On February 28th, 1964, Thelonious Monk graced the cover of Time Magazine. The essay within, “The Loneliest Monk” by Barry Farrell, reinforces the imagery of the cover – painting monk as a mysteriously dark, but brilliant innovator.
To read the article published 55 years ago today, follow this link.
On February 17th, 1982, Thelonious Monk passed away at the Weehawken, New Jersey home of jazz patron Baroness Pannonica de Koenigswarter after almost a decade of isolation. In the days following, tributes to his impact on the world of music poured out, culminating in a funeral service held at St. Peter’s Church in New York City, attended by hundreds of family members, friends, and loyal fans.
Famously quoted as saying “The piano ain’t got no wrong notes,” Monk pushed the boundaries of jazz, applying dissonance, improvisation, and minimalism in place of heavily arranged big band pieces, helping to usher in a new era – bebop. With nearly 70 original compositions, Monk’s innovation lives on today through his many works that are now standards in jazz repertoires. Below is an excerpt from the African American Music Trails of Eastern North Carolina Guidebook highlighting Monk’s connection to his birthplace.
In 1922, a young family with three children left Rocky Mount to begin a new life in New York. The middle child, Thelonious Monk, was four years old when they moved. One might imagine that because he left North Carolina at such a young age, he would have grown up with very little cultural connection to the state of his birth. However, the Monks were part of the Great Migration of African Americans who left the South and settled by the thousands in the more-industrialized, less-segregated Northern cities. Jazz scholar Sam Stephenson, in the Oxford American Magazine (2007), writes of how, even in the family’s Manhattan apartment, the culture of North Carolina and the South was ever present.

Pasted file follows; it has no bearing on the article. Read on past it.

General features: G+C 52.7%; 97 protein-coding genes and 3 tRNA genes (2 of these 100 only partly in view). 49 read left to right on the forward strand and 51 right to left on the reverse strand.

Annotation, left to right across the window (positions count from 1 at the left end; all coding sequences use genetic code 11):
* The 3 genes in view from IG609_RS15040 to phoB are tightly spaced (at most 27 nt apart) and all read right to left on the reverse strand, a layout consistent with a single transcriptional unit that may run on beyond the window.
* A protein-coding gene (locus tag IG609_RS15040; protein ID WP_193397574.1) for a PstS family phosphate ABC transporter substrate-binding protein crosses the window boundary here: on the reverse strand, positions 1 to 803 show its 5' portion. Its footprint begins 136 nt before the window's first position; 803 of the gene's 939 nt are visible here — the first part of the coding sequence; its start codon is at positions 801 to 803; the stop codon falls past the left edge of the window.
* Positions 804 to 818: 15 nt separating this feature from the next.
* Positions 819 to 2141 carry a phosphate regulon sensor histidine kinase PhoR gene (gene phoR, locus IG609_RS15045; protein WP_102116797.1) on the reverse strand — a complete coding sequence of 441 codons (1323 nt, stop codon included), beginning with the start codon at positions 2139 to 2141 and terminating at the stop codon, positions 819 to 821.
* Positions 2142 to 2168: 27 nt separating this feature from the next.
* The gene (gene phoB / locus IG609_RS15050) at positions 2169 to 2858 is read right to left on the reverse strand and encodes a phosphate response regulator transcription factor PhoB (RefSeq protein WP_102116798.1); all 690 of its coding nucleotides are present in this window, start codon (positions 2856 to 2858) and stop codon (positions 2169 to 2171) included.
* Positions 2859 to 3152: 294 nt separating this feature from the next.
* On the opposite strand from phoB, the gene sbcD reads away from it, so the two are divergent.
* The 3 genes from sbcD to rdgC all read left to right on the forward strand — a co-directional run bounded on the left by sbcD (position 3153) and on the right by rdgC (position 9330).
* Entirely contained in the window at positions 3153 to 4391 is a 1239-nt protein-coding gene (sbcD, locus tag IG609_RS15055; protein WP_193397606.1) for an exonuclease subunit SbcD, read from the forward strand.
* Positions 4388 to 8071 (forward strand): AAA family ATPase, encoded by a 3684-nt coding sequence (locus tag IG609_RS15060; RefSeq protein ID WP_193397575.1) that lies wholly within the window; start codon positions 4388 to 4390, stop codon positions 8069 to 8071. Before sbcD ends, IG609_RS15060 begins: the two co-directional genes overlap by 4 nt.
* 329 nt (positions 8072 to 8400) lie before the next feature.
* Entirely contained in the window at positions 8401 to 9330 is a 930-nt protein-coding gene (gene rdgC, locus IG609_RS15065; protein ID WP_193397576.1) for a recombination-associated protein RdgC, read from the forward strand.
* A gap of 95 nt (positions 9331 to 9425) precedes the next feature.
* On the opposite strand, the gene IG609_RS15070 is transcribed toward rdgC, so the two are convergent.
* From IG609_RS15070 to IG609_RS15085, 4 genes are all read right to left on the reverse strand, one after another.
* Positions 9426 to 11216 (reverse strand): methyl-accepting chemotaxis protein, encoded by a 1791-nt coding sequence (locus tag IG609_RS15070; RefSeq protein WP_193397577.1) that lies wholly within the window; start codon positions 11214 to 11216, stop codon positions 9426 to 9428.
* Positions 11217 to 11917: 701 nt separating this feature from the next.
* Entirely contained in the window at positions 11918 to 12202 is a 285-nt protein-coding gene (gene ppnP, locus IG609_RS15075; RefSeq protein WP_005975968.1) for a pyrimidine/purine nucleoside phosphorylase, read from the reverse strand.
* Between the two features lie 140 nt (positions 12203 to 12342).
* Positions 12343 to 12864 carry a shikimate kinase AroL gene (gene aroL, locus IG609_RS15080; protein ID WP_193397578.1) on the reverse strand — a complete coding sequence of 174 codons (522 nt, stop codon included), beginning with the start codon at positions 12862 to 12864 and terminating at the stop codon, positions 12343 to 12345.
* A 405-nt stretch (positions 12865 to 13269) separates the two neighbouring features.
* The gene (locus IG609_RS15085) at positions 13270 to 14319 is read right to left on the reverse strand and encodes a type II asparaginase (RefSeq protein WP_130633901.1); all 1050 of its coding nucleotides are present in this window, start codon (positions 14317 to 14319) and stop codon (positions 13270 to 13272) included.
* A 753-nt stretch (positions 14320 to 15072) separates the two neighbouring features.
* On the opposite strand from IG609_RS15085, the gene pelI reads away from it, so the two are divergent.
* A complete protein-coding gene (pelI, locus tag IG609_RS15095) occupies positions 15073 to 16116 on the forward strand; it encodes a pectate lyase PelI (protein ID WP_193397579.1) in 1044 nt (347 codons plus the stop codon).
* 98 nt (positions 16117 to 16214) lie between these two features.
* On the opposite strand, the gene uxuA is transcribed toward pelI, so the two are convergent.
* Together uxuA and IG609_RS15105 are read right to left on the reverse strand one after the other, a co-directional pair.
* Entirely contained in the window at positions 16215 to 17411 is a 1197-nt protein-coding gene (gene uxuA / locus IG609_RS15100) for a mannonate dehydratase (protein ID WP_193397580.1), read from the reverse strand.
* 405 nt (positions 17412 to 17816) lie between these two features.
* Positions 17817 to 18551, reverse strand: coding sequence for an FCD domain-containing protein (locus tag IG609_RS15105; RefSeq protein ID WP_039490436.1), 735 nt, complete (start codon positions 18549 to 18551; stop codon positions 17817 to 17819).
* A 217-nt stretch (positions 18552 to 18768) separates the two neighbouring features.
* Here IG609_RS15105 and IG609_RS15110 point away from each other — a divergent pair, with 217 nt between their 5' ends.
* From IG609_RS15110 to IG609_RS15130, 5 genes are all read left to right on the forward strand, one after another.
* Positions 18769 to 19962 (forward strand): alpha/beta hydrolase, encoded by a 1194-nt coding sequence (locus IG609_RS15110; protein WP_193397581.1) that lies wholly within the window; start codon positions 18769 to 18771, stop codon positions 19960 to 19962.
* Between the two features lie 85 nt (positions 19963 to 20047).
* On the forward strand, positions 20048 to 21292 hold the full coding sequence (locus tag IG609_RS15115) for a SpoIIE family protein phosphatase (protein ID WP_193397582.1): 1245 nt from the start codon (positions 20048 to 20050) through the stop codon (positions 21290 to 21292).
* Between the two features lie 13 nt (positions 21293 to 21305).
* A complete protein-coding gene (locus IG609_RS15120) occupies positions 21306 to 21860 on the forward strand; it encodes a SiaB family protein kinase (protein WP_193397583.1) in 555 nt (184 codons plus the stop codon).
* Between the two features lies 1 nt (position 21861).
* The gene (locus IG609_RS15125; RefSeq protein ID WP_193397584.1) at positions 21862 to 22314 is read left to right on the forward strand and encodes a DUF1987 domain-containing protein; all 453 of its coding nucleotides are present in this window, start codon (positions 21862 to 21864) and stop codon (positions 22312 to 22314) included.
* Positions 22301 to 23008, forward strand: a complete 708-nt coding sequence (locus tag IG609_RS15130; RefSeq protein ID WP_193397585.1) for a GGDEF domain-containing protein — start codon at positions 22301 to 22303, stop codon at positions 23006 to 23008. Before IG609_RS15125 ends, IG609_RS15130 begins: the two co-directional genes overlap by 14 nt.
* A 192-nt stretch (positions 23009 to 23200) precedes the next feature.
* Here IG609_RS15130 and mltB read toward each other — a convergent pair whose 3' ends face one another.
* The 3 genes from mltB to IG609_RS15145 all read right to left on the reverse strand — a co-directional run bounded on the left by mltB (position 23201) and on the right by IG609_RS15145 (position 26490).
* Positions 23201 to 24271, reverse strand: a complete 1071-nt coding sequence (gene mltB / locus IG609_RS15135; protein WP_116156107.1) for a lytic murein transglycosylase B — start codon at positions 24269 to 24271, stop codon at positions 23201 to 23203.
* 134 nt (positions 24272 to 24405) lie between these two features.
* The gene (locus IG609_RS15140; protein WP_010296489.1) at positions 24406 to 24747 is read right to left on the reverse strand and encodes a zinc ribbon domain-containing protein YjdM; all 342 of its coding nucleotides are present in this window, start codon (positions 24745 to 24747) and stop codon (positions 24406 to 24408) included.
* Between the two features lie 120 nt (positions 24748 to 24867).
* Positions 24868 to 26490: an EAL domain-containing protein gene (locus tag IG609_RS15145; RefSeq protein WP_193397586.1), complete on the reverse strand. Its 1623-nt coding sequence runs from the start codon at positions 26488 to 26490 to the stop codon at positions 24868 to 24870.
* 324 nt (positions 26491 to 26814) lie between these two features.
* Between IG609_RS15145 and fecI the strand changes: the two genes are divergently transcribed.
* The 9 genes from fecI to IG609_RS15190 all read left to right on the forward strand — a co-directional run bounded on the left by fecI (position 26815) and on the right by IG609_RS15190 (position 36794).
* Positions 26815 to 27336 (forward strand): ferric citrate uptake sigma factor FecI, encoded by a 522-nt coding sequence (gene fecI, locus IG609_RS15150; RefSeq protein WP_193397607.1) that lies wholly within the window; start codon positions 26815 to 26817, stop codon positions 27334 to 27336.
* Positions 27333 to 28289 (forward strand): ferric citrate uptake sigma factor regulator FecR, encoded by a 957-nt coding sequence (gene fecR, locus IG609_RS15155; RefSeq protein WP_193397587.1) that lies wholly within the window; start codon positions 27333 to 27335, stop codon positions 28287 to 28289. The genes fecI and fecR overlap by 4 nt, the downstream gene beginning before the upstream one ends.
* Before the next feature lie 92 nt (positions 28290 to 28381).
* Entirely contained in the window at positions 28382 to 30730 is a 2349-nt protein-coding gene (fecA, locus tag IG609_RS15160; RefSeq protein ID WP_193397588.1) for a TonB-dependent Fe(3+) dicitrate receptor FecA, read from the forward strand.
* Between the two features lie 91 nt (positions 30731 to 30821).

Monk’s mother, Barbara Batts Monk, writes Stephenson, “was a North Carolinian through and through. Her accent, the food she cooked, and, most profoundly for young Thelonious, the churches she attended with the family in New York were steeped in southern culture.” In May of 1970, Thelonious Monk made one of his rare return visits, traveling with his wife Nellie to Raleigh for a series of performances at the Frog & the Nightgown jazz club, Stephenson reports. Leroy Williams, a member of Monk’s band for the Raleigh shows, recounts the night the Frog’s staff presented Monk with a white homecoming cake ornamented with a fez in honor of Monk’s famous passion for odd hats. “It had icing that said, ‘WELCOME HOME TO NORTH CAROLINA,’ and Monk was very enthusiastic about it,” Williams says. “He was smiling, and he said, ‘Thank you. I’m from Rocky Mount. Thank you.’ Monk loved it.”
This 1966 live performance of one of Thelonious Monk’s most famous compositions, “'Round Midnight,” features longtime collaborator Charlie Rouse on tenor saxophone, Larry Gales on bass, and Ben Riley on drums. Monk takes a solo at the 4:04 mark that offers up his signature stylings: understated and masterful, his left hand provides sparse, staccato accompaniment to a sometimes-twinkling-sometimes-stabbing right hand – a lesson in minimalism. To quote acclaimed jazz vocalist Sheila Jordan at Thelonious Monk’s funeral ceremony, ''We thank you for all the music you gave us, dear Thelonious Monk.''